Although fire lookouts continue to be critical front-line components of our forest system’s battle to detect and prevent wildfires, their roles often times go unnoticed, due largely to both the manual nature of the work involved and the quiet, extremely solitary nature of the working environment. Leif Haugen is a fire lookout in a remote corner of the Flathead National Forest in northwestern Montana, and each summer he lives and works alone on top of a mountain three miles from the Canadian border. A simple, somewhat primitive one-room structure serves as both his home and office; however, what it may lack in amenities (neither electricity nor running water are available) is more than compensated for by the majestic, 360-degree views of the world that his perch provides. With only a remote radio to keep him connected to the outside world, Leif’s primary responsibility is to scan the valley floor for any signs of destructive fire activity – one which calls for enduring long stretches of tedium and an eagle’s eye and quick response the moment fire is spotted or lighting strikes in the distance. There are approximately 500 active lookouts currently operating in some of the most rugged and desolate outposts of the American West. The Lookout captures both the critical nature of one fire lookout’s work as well as the life of quiet, contemplative solitude which accompanies his job.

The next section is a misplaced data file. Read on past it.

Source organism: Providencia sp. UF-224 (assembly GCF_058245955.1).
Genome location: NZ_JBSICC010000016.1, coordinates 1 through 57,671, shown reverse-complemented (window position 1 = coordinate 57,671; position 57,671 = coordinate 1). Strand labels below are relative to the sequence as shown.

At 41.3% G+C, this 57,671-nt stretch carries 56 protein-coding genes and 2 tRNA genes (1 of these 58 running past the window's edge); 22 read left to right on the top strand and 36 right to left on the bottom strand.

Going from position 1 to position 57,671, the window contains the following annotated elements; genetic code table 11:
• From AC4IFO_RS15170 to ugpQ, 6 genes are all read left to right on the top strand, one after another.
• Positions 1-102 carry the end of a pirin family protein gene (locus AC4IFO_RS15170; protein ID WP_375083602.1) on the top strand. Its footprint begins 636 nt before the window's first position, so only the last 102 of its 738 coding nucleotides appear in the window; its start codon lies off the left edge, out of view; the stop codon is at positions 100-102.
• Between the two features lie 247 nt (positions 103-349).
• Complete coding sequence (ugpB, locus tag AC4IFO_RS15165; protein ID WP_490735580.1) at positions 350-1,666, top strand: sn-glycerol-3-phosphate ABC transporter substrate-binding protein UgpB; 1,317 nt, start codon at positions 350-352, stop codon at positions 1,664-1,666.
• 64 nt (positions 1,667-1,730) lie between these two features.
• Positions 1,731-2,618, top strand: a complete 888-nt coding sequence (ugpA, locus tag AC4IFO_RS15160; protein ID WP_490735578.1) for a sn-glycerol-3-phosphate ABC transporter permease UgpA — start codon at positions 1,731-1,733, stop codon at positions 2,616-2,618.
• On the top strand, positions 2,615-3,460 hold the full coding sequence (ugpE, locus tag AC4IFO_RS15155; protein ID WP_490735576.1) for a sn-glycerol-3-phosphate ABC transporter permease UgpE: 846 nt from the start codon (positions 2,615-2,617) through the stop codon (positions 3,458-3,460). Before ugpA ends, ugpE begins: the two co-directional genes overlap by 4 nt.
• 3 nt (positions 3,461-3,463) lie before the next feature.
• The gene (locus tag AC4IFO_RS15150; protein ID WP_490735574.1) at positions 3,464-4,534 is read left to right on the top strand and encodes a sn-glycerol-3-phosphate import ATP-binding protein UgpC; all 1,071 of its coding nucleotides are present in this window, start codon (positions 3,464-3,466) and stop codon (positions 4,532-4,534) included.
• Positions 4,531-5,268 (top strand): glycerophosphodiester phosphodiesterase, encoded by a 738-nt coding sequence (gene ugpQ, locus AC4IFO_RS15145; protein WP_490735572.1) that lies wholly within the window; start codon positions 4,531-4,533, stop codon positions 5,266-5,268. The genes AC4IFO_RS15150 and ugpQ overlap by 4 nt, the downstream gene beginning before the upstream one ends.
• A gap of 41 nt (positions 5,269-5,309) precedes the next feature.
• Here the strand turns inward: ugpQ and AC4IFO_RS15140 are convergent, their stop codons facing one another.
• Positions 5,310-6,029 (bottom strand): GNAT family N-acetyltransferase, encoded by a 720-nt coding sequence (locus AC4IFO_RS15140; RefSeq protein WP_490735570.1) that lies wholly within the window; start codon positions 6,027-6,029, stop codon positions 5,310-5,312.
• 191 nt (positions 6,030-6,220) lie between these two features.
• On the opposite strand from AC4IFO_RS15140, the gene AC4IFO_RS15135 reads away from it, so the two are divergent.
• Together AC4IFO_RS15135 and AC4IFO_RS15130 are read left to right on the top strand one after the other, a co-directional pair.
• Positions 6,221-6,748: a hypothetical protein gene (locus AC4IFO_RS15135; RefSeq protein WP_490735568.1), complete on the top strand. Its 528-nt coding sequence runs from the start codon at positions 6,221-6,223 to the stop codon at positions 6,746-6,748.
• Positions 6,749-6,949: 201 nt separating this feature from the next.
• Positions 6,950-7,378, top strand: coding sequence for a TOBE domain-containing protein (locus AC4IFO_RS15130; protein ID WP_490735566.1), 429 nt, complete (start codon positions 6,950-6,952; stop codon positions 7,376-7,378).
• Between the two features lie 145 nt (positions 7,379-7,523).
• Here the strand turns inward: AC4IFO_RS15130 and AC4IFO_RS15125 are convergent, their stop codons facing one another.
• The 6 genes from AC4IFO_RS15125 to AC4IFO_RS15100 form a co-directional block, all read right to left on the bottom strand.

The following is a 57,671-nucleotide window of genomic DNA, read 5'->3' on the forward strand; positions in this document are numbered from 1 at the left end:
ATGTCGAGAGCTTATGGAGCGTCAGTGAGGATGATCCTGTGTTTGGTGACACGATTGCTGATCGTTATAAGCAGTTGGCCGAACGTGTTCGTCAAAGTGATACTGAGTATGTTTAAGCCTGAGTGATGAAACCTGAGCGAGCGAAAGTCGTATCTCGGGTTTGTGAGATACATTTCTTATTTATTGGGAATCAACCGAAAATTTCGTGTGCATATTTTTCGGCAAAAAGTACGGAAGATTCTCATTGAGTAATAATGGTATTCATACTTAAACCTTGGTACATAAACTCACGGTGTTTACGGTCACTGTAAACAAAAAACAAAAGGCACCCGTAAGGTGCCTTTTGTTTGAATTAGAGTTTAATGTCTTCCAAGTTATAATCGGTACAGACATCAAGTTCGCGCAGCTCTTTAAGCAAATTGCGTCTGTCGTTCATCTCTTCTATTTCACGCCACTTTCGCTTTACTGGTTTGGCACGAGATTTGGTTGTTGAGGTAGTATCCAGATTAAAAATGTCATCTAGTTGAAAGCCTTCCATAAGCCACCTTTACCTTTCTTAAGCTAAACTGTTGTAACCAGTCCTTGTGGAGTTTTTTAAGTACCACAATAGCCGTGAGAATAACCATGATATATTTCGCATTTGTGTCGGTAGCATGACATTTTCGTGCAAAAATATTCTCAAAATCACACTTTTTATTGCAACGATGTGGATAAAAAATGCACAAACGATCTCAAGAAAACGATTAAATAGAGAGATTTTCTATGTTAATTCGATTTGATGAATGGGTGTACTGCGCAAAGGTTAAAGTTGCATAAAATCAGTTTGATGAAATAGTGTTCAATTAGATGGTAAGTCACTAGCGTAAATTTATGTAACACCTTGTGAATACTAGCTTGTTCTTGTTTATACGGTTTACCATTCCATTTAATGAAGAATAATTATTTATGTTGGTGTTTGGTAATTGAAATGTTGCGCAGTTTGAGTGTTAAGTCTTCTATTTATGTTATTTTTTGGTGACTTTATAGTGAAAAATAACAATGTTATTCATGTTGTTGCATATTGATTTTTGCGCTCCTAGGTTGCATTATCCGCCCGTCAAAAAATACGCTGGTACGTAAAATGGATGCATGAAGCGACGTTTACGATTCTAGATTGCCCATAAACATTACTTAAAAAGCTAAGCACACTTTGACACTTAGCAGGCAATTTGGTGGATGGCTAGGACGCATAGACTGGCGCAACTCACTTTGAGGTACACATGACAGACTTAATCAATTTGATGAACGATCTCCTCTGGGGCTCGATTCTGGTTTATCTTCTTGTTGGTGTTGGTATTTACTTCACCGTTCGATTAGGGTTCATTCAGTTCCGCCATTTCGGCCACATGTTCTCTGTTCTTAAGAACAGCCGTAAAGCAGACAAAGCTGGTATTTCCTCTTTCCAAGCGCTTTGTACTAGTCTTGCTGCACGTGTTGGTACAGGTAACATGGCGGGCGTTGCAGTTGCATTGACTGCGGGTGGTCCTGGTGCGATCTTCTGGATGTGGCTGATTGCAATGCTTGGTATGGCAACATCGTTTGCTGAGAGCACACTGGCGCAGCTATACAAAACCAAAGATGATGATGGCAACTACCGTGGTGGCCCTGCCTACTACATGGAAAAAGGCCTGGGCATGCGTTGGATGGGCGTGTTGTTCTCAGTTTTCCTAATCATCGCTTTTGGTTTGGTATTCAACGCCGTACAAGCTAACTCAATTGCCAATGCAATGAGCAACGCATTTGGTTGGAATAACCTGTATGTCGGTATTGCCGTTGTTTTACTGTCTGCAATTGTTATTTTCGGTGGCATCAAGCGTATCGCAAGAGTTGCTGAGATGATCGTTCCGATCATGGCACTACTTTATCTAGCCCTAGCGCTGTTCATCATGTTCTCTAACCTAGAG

Re-reading The Dharma Bums, which is making me feel old and weary with its faux-naivety and its golden-glow masking of the general cuntery of the protagonists involved; but every so often the odd bit of magic will shine through – particularly in the mountain scenes, which still have a simple joy about them, however forced. The odd bit like this, which comes after their moonlit descent of the Matterhorn:
We got in the car and drove back to San Francisco drinking and laughing and telling long stories and Morley really drove beautifully that night and wheeled us silently through the graying dawn streets of Berkeley as Japhy and I slept dead to the world in the seats. At some point or other I woke up like a little child and was told I was home and staggered out of the car and went across the grass into the cottage and opened my blankets and curled up and slept till late the next afternoon a completely dreamless beautiful sleep. When I woke up the next day the veins in my feet were all cleared. I had worked the blood clots right out of existence. I felt very happy.